Even though the introduction of the serve clock was designed to speed up matches, it has had some side effects.
Elina Svitolina, World number 6 at the time of writing, described the serve clock as cool. Svitolina says that she is so quick to serve that seeing 15 seconds to go on the clock encourages her to use more time.
Svitolina says that she uses the remaining time to think about what she is going to do.
Until 2019, the US Open was the only grand slam to use a tiebreak in the 5th set. This meant that at Wimbledon, Rolland Garros, and the Australian Open, there was no limit on the number of games that could be played in the final set.
In 2019, Wimbledon introduced a final set tiebreak. Instead of the tiebreak being triggered at 6-6, it takes place at 12-12. The other sets still go to tiebreak when the score reaches 6-6.
Also, in 2019, the Australian Open introduced a tiebreak in the final set. When the score equals 6-6, a super tiebreak to 10 points is played. The 10-point tiebreak works the same as a regular tiebreak. The only difference is that to win, you need a minimum of 10, not 7.
It is not surprising to learn that the longest match of all time took place at one of these tournaments, with a no tie break final set.
What Was The Longest Tennis Match?
The longest tennis match in history (number of games played and time taken) was in the 1st round of Wimbledon 2010. Over 3 days, American John Isner defeated Frenchman Nicolas Mahut, 6-4, 3-6, (7)6-7, 7-6(3), 70-68. The match lasted 11 hours and 5 minutes.
The reason it lasted so long is simple. Neither of the two players could win more than two games in a row in the final set.
Without a tiebreak, they had no option but to play on. Eventually, Isner broke serve and thus had a 2-game lead. He therefore won.
This incident perfectly illustrates the advantage of serving first in tennis. As Isner served first in the final set, he just needed to break Mahut to win. For Mahut to win, he would need to have broken serve and then hold.
When players are unable to break each other’s serves, the matches go on for longer. There were no breaks of serve in the third and fourth sets. As there were tiebreaks, it prevented these sets from going on for longer than they did.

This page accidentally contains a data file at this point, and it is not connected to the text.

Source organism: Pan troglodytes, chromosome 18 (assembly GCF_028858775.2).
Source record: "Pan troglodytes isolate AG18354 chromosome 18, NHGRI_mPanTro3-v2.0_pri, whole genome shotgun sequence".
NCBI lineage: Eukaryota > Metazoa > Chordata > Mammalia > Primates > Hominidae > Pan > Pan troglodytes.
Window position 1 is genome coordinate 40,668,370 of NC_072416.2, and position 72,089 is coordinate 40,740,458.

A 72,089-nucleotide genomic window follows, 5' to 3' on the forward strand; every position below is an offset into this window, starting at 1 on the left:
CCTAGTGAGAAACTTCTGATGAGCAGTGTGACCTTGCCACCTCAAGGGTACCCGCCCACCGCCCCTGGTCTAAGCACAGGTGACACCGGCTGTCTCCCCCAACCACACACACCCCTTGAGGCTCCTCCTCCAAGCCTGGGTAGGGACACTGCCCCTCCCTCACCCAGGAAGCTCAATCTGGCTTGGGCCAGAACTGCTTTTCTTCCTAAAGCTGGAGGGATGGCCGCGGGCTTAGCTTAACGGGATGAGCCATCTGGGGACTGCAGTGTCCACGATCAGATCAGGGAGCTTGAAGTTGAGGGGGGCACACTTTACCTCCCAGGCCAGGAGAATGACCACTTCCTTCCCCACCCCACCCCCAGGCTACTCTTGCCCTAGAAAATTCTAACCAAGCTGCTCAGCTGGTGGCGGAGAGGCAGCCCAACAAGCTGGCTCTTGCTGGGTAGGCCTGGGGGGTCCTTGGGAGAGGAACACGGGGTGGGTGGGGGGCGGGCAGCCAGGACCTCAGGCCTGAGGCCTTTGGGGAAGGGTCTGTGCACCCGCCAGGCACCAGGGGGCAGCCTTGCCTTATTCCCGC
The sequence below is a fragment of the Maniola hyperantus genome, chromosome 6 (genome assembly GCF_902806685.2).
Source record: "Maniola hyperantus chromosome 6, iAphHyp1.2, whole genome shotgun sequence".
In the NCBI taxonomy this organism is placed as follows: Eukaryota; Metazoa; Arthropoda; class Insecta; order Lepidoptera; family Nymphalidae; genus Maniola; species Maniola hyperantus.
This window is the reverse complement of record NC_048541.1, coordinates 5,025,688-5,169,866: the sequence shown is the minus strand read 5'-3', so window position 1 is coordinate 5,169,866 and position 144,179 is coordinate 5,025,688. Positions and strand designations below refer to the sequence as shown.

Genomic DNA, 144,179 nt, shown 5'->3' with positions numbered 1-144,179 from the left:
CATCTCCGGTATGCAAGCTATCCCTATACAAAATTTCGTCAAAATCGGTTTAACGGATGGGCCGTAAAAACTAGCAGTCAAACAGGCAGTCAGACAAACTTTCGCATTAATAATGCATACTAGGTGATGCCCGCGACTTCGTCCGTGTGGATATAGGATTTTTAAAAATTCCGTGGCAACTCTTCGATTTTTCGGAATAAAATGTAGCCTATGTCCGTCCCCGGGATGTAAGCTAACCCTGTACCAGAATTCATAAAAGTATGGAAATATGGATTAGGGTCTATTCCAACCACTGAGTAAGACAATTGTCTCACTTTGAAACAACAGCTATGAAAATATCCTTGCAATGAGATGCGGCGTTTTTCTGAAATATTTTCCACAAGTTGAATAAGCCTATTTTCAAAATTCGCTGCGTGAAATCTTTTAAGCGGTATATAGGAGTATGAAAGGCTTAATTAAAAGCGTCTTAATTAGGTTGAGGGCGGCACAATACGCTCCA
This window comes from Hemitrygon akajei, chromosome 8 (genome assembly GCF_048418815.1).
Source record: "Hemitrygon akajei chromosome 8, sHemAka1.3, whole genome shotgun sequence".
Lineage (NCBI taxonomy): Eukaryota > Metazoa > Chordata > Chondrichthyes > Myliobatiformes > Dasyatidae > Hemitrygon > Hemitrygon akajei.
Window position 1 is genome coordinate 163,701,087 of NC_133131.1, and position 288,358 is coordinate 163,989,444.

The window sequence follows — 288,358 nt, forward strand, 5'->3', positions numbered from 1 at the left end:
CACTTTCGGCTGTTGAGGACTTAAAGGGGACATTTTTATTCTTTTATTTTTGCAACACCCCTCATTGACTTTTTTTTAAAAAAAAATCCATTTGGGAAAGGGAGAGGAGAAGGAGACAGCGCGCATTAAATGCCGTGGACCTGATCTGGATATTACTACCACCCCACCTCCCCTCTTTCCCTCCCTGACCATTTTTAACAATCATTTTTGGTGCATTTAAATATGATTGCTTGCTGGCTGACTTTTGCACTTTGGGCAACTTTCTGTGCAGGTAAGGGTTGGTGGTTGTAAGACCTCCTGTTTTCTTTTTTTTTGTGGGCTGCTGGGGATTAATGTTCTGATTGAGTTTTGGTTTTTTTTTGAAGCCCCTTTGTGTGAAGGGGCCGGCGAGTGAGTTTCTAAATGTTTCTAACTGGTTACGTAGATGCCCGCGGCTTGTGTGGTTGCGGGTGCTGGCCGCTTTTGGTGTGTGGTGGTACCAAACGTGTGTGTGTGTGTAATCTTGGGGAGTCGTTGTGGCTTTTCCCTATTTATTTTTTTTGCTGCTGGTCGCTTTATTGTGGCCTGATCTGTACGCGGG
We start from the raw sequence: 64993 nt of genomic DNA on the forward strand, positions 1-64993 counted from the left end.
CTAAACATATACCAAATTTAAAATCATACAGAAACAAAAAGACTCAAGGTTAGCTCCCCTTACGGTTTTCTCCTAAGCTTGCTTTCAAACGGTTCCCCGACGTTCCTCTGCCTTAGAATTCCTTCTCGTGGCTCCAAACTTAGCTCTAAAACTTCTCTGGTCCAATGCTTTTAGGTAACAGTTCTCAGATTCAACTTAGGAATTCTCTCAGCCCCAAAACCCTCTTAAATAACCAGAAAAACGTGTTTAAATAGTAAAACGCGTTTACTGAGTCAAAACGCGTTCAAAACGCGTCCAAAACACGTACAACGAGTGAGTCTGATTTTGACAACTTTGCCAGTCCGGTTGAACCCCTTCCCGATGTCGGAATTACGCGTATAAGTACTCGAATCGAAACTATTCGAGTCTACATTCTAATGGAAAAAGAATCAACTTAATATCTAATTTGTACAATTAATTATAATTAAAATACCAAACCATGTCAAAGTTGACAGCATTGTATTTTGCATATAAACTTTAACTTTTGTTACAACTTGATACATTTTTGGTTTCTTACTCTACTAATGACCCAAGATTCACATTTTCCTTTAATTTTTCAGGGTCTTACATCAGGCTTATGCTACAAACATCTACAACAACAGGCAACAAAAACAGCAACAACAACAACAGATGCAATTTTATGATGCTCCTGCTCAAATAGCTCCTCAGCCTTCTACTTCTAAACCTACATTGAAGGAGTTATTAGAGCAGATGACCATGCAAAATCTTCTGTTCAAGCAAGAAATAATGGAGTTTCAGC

The fifth set didn’t have a tiebreak. Instead, it continued until Isner took the two-game lead at 70-68.
Isner wasn’t just involved in the longest match in Wimbledon history. He was also the second-longest. This time on the losing end.
In his 2018 Wimbledon semi-final, he was defeated by South African Kevin Anderson, 7-6(6), (5)6-7, (9)6-7, 6-4, 26-24. The match lasted 6 hours and 36 minutes.
This match, along with Anderson’s quarter-final against Federer, is arguably why Wimbledon introduced a 5th set tiebreak.
Anderson won his quarter-final against Federer 13-11 in the 5th set. Even though Anderson made it to the final, he underperformed and was no match for Djokovic.
It’s safe to say Anderson was exhausted by the time he made the final. In his semi and quarter-finals alone, he played 166 games. In Djokovic’s semi and quarter-final matches, he played 93 games. That is still a lot but way less than Anderson.
Following the match, both Isner and Anderson agreed that it was time to introduce a final set tiebreak. This was the last year that Wimbledon was held without a final set tiebreak.
It seems that the days of never-ending final sets are on their way out. However, I think it is just a matter of time before the French open introduces it.
Even though a match can go on forever with a tiebreak, the odds of it happening are slim.
Do you think Wimbledon and the Australian Open made the right decision switching to a final set tiebreak? I understand the reasons, but I do love the idea of the never-ending final set.